• The CMS 1500 form states that the patient is female while the documentation clearly states that the patient is male.

• A 99211 code was billed after the physician saw the patient. A 99211 should only be used when ancillary staff sees a patient.

• The date of service billed does not match the date of service documented in the patient’s chart.

• The physician circles the code chosen for the encounter on the billing worksheet. The code billed on the CMS 1500 does not match the billing worksheet. The physician is ultimately responsible for what is billed under his or her name. If the physician is making the code selection it should not be changed by the billing staff.

• A procedure is performed on the same day as an evaluation and management code, but no modifier appears on the claim form. The evaluation and management service must be modified with a 25 for both services to be paid.

• The CMS forms show a place of service code of 03 to designate services provided in the office. This code has not been used for many years. The correct code is 11. Incorrect codes may slow down payment or queue a flag.

• The physician documents two or more diagnoses, but only one is billed. If more than one diagnosis is documented, all should be billed. This is the best way to convey medical necessity and the illness burden of the patients in the practice.

• The CMS 1500 form does not reflect the same diagnosis order that is documented by the physician. Again, this can skew the correct assignment of medical necessity that should be communicated to the insurer. Illness burden can affect bonus payments from many types of insurance plans.

• Lab tests are performed and documented, but they are not billed. This is a clear loss of revenue for the practice.

• The handwriting in the chart is illegible. Many records are very difficult to read, but can be deciphered with effort. However, too many charts are just flat-out unreadable. If audited, an unreadable record may be considered “unbillable.”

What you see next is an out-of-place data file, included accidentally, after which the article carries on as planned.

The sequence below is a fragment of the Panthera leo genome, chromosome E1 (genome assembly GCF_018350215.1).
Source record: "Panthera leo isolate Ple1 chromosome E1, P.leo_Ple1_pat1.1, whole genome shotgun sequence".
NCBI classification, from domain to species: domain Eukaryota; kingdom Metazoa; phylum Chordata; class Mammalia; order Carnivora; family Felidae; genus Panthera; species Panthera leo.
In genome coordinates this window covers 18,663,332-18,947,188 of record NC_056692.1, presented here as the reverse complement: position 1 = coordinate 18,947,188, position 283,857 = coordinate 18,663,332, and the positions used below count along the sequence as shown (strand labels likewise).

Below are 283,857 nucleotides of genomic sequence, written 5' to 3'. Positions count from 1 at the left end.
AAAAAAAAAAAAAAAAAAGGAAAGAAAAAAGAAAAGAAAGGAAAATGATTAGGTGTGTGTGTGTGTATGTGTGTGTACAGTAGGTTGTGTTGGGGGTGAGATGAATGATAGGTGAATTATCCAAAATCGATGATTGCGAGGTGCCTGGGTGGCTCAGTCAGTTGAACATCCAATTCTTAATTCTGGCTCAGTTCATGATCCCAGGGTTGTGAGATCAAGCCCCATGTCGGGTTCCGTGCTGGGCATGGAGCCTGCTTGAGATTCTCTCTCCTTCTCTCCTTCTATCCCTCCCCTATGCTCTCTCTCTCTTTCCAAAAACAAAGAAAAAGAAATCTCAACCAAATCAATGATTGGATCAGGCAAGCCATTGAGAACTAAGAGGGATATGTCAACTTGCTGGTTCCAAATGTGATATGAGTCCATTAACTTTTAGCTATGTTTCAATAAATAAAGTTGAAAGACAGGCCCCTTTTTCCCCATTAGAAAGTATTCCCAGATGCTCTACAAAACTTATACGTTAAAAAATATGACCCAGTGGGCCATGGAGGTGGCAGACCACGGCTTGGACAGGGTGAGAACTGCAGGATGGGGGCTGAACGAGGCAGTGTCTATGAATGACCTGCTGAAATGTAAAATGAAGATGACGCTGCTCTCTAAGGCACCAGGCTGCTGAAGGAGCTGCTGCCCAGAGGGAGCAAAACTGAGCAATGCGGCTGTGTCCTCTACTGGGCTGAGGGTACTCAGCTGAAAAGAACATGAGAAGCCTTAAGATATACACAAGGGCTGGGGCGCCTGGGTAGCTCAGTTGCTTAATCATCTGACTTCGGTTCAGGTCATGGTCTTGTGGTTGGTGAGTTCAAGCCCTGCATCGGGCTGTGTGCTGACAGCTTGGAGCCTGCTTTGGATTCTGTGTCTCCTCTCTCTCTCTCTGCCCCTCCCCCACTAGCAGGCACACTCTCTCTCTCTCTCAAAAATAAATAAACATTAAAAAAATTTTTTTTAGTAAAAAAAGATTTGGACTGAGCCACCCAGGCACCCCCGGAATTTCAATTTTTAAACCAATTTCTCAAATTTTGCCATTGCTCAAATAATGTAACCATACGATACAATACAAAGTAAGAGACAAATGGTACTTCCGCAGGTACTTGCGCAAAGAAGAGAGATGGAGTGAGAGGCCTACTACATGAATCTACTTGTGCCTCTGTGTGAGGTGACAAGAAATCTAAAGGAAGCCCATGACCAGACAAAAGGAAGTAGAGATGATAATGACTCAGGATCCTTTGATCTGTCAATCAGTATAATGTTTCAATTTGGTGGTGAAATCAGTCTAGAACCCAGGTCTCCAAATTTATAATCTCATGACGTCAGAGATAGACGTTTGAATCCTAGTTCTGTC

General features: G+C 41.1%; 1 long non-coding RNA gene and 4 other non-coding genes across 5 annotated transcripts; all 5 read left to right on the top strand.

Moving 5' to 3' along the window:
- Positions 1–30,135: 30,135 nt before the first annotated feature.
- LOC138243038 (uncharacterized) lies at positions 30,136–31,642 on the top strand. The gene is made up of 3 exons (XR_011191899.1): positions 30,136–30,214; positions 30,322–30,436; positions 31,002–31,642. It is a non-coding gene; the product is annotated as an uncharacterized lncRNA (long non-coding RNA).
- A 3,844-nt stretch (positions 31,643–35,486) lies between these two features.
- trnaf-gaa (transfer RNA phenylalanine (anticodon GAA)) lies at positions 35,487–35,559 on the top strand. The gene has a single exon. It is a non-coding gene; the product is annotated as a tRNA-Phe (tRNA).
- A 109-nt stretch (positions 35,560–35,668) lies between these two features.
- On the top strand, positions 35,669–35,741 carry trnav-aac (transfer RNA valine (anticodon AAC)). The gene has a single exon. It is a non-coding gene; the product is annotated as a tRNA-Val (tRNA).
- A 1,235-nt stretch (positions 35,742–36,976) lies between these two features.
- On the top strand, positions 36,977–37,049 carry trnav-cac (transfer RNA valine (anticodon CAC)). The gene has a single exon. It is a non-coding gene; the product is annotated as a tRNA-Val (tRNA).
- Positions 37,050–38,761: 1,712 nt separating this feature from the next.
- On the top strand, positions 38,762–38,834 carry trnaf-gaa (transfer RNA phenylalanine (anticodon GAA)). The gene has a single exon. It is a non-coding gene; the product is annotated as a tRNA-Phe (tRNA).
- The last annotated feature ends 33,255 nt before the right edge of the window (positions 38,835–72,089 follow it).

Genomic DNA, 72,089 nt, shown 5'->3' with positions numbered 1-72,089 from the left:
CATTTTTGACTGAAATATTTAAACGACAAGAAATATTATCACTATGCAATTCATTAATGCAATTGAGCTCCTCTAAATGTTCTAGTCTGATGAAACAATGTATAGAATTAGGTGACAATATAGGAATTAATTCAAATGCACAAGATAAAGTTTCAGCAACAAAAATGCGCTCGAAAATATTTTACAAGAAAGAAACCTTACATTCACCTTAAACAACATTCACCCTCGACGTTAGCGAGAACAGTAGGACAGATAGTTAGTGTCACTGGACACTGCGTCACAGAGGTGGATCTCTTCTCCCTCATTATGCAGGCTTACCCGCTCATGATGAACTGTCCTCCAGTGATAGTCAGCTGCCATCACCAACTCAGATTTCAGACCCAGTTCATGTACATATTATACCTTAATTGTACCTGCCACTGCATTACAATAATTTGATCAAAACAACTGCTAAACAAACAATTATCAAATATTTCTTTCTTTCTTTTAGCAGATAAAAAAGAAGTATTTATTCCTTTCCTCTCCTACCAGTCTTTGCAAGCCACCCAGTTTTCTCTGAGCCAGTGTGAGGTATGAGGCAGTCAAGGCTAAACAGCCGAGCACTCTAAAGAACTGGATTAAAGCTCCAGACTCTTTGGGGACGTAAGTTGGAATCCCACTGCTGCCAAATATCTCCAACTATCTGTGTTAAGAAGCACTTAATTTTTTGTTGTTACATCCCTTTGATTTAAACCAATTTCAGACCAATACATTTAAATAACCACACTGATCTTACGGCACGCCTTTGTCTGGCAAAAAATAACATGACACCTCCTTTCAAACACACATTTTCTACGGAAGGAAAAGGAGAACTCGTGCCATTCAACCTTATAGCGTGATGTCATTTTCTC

Attempting to Skip the Hassle By Under Coding

Billing for services at a level higher than the documentation supports is considered up coding. Being accused of up coding is mortifying, especially when it is not intended. Many times, up coding occurs and physicians are shocked because they assume that documentation in a prior encounter will provide the information needed to support their code selection.

In other instances, many physicians think they will avoid the specter of an up coding allegation by deliberately billing lower level codes regardless of what services are performed. But, there are risks and downsides to this strategy.

For starters, it costs the practice money. One example is an audit of 10 charts with a total charge amount of $500. An audit showed that down coding accounted for a total loss of $125—25 percent of the total billed. In today’s atmosphere of low reimbursement, a 25 percent loss of revenue is unacceptable.


The best strategy, proven effective by thousands of chart audits, is to clearly and thoroughly document the services provided and then bill in accordance with that documentation. The best way to do this is to periodically perform a documentation audit of your own. A random sampling of charts on a regular basis for each physician or mid-level provider can offer insight into problems that may be occurring in the practice. There are many audit templates available to assist a practice in the process. Regular review and education assist a practice to stay in compliance.

Tracey Glenn, CPC, CCS-P is Senior Analyst for PMSCO Healthcare Consulting, and Sharon Ryan, MBA is President and COO at PMSCO.